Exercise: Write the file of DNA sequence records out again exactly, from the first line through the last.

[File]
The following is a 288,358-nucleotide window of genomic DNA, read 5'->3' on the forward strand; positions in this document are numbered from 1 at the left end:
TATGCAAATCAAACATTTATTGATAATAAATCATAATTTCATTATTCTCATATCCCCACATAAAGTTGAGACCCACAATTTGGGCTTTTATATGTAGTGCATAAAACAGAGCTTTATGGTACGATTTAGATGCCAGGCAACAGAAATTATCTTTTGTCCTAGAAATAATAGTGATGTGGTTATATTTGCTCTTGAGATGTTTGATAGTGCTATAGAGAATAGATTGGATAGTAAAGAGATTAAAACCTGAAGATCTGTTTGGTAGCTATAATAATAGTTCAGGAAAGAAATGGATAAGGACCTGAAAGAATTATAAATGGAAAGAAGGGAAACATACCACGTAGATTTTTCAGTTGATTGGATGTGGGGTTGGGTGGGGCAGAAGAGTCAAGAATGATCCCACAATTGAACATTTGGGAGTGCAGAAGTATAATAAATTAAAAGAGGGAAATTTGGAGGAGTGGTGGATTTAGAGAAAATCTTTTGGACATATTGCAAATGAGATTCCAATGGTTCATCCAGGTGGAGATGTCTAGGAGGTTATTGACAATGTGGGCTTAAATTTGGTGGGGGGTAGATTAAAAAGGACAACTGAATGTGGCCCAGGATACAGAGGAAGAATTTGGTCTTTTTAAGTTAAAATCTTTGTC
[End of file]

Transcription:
The following is a 288,358-nucleotide window of genomic DNA, read 5'->3' on the forward strand; positions in this document are numbered from 1 at the left end:
TATGCAAATCAAACATTTATTGATAATAAATCATAATTTCATTATTCTCATATCCCCACATAAAGTTGAGACCCACAATTTGGGCTTTTATATGTAGTGCATAAAACAGAGCTTTATGGTACGATTTAGATGCCAGGCAACAGAAATTATCTTTTGTCCTAGAAATAATAGTGATGTGGTTATATTTGCTCTTGAGATGTTTGATAGTGCTATAGAGAATAGATTGGATAGTAAAGAGATTAAAACCTGAAGATCTGTTTGGTAGCTATAATAATAGTTCAGGAAAGAAATGGATAAGGACCTGAAAGAATTATAAATGGAAAGAAGGGAAACATACCACGTAGATTTTTCAGTTGATTGGATGTGGGGTTGGGTGGGGCAGAAGAGTCAAGAATGATCCCACAATTGAACATTTGGGAGTGCAGAAGTATAATAAATTAAAAGAGGGAAATTTGGAGGAGTGGTGGATTTAGAGAAAATCTTTTGGACATATTGCAAATGAGATTCCAATGGTTCATCCAGGTGGAGATGTCTAGGAGGTTATTGACAATGTGGGCTTAAATTTGGTGGGGGGTAGATTAAAAAGGACAACTGAATGTGGCCCAGGATACAGAGGAAGAATTTGGTCTTTTTAAGTTAAAATCTTTGTC